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Ex-Auditor Recalls Criminal Intent

Courts: During cross-examination, former Andersen partner says he intended to obstruct justice.


HOUSTON — A former Arthur Andersen partner testified Wednesday that he didn't believe he was breaking the law at the time he ordered the destruction of Enron Corp. audit documents last fall, but changed his mind after a series of meetings with federal investigators and "a lot of soul-searching."

David Duncan, formerly the top Andersen executive auditing Enron's books, said he pleaded guilty to obstruction of justice last month and agreed to testify against his former employer after concluding that his motive for shredding files was to keep them away from plaintiffs' lawyers and Securities and Exchange Commission investigators.

Duncan, 43, is considered the prosecution's key weapon as it seeks to convict Andersen on obstruction of justice in federal court here for its shredding of Enron documents. A conviction would probably prompt the SEC to prohibit Andersen from auditing public companies and cripple the firm.

Andersen attorneys had their first chance to question Duncan on the stand, and spent much of the time seeking to show the accountant lacked criminal intent and only pleaded guilty out of fear.

Under cross-examination from Andersen attorney Rusty Hardin, Duncan recounted being frozen out from the firm after Andersen publicly reported the document destruction in January. Duncan said he first met with federal investigators Jan. 14, a meeting initially intended to discuss Enron accounting issues. The next day, he testified, Andersen contacted his attorneys and notified them that it planned to fire him. He said he had been unable to learn directly the status of his job.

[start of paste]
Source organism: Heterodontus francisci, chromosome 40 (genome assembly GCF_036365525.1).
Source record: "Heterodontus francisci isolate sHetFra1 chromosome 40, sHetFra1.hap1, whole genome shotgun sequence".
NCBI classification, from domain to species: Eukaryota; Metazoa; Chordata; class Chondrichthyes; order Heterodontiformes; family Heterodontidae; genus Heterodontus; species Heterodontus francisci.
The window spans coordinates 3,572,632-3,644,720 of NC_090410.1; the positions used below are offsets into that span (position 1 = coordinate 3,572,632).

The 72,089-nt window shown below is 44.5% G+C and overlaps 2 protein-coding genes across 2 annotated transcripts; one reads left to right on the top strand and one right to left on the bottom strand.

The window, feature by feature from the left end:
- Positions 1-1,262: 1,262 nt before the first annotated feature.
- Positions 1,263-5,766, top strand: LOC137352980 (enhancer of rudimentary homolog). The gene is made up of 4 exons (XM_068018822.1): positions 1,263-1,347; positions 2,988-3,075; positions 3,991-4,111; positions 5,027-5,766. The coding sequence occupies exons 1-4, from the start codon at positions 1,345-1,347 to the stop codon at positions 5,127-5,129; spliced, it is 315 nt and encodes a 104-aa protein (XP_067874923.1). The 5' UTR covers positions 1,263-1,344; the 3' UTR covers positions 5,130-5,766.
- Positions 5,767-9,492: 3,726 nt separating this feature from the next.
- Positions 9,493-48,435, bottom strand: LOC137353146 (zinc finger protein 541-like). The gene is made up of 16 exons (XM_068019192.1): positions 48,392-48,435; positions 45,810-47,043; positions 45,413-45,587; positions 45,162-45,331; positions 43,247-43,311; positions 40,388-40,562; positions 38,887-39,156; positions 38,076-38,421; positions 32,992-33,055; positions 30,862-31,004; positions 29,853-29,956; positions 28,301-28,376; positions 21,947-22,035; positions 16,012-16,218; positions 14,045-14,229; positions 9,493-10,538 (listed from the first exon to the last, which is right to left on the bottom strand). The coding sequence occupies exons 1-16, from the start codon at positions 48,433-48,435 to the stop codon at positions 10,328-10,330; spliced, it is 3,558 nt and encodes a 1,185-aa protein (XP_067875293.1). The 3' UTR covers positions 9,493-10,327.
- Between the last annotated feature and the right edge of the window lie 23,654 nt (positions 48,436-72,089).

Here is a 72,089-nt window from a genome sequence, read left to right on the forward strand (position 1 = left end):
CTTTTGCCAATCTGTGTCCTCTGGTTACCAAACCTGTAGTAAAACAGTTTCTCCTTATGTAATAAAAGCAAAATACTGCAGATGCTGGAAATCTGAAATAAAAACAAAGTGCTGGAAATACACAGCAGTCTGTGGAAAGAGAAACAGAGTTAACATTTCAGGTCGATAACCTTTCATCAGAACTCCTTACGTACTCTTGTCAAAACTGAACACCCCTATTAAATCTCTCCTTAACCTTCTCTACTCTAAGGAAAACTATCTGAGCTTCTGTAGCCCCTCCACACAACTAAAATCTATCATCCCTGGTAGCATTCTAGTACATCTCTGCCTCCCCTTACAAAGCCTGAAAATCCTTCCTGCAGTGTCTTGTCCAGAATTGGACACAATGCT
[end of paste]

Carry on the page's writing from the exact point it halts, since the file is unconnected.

Duncan met again with federal agents Jan. 16, and at the time, he said, he did not believe he had violated the law by asking employees to comply with the firm's document-retention policy. But in February, Duncan said, he learned that the Justice Department had begun to consider him a target.

Duncan said he also learned that federal sentencing guidelines could mean that he could face a far longer prison sentence if convicted of other crimes, such as fraud. In late March, he said he began telling members of his family that he believed he may have committed obstruction. He said his realization came after "a lot of soul-searching about what I believed to be all of my motivations" at the time he initiated the destruction effort. He agreed to cooperate in the U.S. Justice Department probe of Enron in exchange for a potentially lighter sentence.

According to the federal statute, to be convicted of obstruction, a defendant must "corruptly persuade" others to destroy evidence to make them unavailable for an official proceeding, such as a federal investigation.

Duncan said that in October, he believed that the law allowed him to destroy records because his firm had not received a subpoena for them. But months later, "I began to realize the law was certainly not that clear cut," he said.

Hardin, however, contends that neither Duncan nor Andersen violated the law because Duncan didn't intend to break the law and because the SEC's informal inquiry against Enron did not constitute an "official proceeding" directed at the Chicago-based accounting firm.

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